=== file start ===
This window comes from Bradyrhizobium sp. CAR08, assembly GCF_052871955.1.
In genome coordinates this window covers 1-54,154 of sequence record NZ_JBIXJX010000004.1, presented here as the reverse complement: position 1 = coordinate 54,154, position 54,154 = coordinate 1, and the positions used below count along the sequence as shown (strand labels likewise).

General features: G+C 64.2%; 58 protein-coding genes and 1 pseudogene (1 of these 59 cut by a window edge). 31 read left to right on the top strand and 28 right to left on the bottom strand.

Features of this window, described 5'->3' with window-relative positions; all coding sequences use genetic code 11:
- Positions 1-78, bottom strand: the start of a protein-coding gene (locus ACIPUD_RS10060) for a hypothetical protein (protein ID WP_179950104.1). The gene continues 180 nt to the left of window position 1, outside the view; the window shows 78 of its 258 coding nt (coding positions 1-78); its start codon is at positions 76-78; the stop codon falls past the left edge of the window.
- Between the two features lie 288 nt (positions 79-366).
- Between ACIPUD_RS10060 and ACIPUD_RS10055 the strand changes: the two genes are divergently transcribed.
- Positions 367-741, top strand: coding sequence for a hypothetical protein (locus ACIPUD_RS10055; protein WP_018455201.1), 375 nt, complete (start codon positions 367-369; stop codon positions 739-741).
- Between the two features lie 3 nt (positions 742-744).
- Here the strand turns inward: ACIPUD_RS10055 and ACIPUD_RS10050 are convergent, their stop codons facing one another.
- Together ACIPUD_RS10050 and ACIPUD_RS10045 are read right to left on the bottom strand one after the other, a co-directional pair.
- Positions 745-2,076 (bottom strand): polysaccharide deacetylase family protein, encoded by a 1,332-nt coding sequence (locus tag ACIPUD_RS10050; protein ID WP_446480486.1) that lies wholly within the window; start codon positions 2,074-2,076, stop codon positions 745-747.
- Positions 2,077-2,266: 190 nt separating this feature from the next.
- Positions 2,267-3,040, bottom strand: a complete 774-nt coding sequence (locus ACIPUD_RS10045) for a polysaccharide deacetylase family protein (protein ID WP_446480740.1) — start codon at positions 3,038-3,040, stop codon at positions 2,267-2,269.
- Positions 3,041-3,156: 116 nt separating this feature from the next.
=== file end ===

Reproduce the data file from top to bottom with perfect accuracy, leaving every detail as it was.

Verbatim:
This window comes from Bradyrhizobium sp. CAR08, assembly GCF_052871955.1.
In genome coordinates this window covers 1-54,154 of sequence record NZ_JBIXJX010000004.1, presented here as the reverse complement: position 1 = coordinate 54,154, position 54,154 = coordinate 1, and the positions used below count along the sequence as shown (strand labels likewise).

General features: G+C 64.2%; 58 protein-coding genes and 1 pseudogene (1 of these 59 cut by a window edge). 31 read left to right on the top strand and 28 right to left on the bottom strand.

Features of this window, described 5'->3' with window-relative positions; all coding sequences use genetic code 11:
- Positions 1-78, bottom strand: the start of a protein-coding gene (locus ACIPUD_RS10060) for a hypothetical protein (protein ID WP_179950104.1). The gene continues 180 nt to the left of window position 1, outside the view; the window shows 78 of its 258 coding nt (coding positions 1-78); its start codon is at positions 76-78; the stop codon falls past the left edge of the window.
- Between the two features lie 288 nt (positions 79-366).
- Between ACIPUD_RS10060 and ACIPUD_RS10055 the strand changes: the two genes are divergently transcribed.
- Positions 367-741, top strand: coding sequence for a hypothetical protein (locus ACIPUD_RS10055; protein WP_018455201.1), 375 nt, complete (start codon positions 367-369; stop codon positions 739-741).
- Between the two features lie 3 nt (positions 742-744).
- Here the strand turns inward: ACIPUD_RS10055 and ACIPUD_RS10050 are convergent, their stop codons facing one another.
- Together ACIPUD_RS10050 and ACIPUD_RS10045 are read right to left on the bottom strand one after the other, a co-directional pair.
- Positions 745-2,076 (bottom strand): polysaccharide deacetylase family protein, encoded by a 1,332-nt coding sequence (locus tag ACIPUD_RS10050; protein ID WP_446480486.1) that lies wholly within the window; start codon positions 2,074-2,076, stop codon positions 745-747.
- Positions 2,077-2,266: 190 nt separating this feature from the next.
- Positions 2,267-3,040, bottom strand: a complete 774-nt coding sequence (locus ACIPUD_RS10045) for a polysaccharide deacetylase family protein (protein ID WP_446480740.1) — start codon at positions 3,038-3,040, stop codon at positions 2,267-2,269.
- Positions 3,041-3,156: 116 nt separating this feature from the next.